Disney reported a write-down of $353 million on its Vice Media investment when the entertainment giant shared its first quarter financial results on Wednesday.
The Mouse House revealed the write-down midway through its earnings release, and comes only months after the company took a $157 million write-down on the Gen Z and millennial-focused media company.
Disney initially poured $400 million into Vice in 2015, valuing the company at more than $4 billion. Vice’s valuation later rose to nearly $6 billion in 2017, following a $450 million investment from private equity firm TPG.
Those halcyon days appear firmly in the past, however. Like many other outlets, Vice has struggled to adapt to changing media dynamics in recent years. The company laid off 250 employees, or about 10% of its staff, earlier this year.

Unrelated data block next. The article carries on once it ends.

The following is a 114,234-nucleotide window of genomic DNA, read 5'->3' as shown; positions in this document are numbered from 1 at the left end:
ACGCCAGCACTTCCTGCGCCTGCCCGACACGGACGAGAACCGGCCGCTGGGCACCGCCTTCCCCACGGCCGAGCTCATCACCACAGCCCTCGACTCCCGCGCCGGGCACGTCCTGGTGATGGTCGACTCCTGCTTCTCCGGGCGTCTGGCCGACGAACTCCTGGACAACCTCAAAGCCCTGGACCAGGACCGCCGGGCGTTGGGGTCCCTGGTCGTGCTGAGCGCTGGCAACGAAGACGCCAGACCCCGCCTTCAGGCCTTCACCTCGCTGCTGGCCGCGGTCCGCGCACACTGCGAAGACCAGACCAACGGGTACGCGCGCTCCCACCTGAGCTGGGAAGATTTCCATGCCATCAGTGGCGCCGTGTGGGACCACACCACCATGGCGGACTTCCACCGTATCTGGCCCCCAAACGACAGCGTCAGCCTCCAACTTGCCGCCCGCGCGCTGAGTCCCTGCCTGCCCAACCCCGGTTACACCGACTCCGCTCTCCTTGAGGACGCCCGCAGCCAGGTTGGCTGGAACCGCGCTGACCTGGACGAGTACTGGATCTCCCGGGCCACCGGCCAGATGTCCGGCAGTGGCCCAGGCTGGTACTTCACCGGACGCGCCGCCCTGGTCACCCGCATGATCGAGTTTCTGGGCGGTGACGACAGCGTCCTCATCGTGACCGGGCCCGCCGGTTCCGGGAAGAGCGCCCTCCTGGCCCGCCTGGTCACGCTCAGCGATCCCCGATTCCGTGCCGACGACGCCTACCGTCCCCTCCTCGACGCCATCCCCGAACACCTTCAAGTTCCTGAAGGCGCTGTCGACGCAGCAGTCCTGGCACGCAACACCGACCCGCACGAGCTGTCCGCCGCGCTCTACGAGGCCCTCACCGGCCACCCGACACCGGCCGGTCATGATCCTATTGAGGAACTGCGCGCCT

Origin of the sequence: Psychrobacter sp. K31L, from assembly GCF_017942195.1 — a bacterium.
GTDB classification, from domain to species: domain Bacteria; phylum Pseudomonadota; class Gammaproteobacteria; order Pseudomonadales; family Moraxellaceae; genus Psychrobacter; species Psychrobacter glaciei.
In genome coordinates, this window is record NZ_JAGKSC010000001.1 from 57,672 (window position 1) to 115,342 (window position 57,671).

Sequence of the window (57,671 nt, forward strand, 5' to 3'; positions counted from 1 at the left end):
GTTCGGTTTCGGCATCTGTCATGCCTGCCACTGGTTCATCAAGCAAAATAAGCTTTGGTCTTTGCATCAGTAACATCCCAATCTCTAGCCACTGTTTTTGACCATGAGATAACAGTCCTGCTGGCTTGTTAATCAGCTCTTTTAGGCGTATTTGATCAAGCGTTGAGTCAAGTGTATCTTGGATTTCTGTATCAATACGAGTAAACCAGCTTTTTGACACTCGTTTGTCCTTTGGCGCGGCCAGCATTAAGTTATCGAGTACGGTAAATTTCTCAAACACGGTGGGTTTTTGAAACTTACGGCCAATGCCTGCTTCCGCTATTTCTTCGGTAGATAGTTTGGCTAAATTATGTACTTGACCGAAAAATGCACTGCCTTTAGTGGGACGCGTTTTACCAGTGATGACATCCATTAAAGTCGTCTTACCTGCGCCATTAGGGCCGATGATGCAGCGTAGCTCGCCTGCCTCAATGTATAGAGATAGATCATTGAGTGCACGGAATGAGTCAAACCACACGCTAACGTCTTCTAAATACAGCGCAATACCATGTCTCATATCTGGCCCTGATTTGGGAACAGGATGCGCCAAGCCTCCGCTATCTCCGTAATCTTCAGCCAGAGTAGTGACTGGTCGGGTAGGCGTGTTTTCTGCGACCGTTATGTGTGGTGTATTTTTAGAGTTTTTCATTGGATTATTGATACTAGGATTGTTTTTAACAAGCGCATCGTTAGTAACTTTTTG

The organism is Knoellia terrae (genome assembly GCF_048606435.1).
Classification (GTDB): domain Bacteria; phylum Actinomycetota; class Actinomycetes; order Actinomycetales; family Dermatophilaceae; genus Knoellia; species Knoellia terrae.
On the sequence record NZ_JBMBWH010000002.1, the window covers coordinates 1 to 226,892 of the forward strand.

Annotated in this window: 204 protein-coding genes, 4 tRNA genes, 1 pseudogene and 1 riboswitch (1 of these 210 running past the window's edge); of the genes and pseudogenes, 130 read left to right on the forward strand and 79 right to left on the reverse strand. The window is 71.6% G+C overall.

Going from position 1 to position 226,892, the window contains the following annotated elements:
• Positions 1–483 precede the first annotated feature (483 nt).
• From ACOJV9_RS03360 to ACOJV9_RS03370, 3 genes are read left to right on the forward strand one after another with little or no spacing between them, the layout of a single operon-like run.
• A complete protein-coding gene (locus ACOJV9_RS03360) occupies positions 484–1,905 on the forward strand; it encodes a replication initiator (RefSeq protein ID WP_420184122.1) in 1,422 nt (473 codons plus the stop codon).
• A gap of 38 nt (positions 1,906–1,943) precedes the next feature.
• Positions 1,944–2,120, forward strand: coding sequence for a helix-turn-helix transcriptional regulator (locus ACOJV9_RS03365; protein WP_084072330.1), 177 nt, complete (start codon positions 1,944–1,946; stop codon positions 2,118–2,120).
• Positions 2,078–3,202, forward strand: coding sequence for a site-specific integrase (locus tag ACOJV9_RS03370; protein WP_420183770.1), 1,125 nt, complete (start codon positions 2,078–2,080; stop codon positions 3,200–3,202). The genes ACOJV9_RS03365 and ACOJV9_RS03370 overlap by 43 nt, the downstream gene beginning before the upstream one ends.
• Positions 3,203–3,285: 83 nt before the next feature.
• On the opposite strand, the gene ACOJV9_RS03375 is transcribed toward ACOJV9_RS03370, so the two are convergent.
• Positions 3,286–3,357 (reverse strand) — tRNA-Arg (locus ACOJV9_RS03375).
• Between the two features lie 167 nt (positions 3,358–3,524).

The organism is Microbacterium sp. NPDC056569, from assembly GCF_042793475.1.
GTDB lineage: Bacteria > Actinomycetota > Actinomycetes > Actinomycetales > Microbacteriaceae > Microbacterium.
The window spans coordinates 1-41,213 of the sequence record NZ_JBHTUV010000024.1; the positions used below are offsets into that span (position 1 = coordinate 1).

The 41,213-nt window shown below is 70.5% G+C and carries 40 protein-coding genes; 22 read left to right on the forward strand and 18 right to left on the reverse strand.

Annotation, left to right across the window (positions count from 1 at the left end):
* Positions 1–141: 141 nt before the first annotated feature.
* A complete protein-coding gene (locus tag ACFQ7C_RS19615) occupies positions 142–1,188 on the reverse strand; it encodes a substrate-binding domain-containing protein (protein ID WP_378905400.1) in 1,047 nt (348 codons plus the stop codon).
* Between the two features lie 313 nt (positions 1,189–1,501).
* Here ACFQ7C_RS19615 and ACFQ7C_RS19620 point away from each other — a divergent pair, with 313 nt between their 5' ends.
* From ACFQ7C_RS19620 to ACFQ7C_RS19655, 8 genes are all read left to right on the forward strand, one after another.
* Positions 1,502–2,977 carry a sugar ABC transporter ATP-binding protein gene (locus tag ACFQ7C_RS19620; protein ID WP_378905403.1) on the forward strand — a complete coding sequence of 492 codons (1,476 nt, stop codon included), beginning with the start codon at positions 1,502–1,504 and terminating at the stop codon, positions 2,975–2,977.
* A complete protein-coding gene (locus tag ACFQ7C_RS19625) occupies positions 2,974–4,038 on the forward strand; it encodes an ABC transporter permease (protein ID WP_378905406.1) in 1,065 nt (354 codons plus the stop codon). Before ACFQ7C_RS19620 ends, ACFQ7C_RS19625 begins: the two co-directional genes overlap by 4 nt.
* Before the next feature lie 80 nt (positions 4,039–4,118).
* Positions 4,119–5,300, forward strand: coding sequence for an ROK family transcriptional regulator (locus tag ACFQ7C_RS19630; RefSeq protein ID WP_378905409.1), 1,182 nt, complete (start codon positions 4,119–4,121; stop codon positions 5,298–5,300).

The cuts came as Vice Media continued to grapple with a culture of sexual misconduct, which resulted in multiple departures of some of its top leaders. In January 2018, the company fired its chief digital officer, Mike Germano, after he was accused by multiple women of sexual misconduct in a lengthy exposé New York Times.
The same piece also reported on a $135,000 settlement between company president Andrew Creighton and another woman. After being a lengthy suspension, Creighton ultimately left the company as well in October 2018. CEO Nancy Dubuc took over after co-founder Shane Smith stepped down in March 2018, tasked with leading Vice’s turnaround and finding a path towards profitability.
Disney’s impairment charge comes a week after Vice raised $250 million from a group of investors led by 23 Capital and George Soros.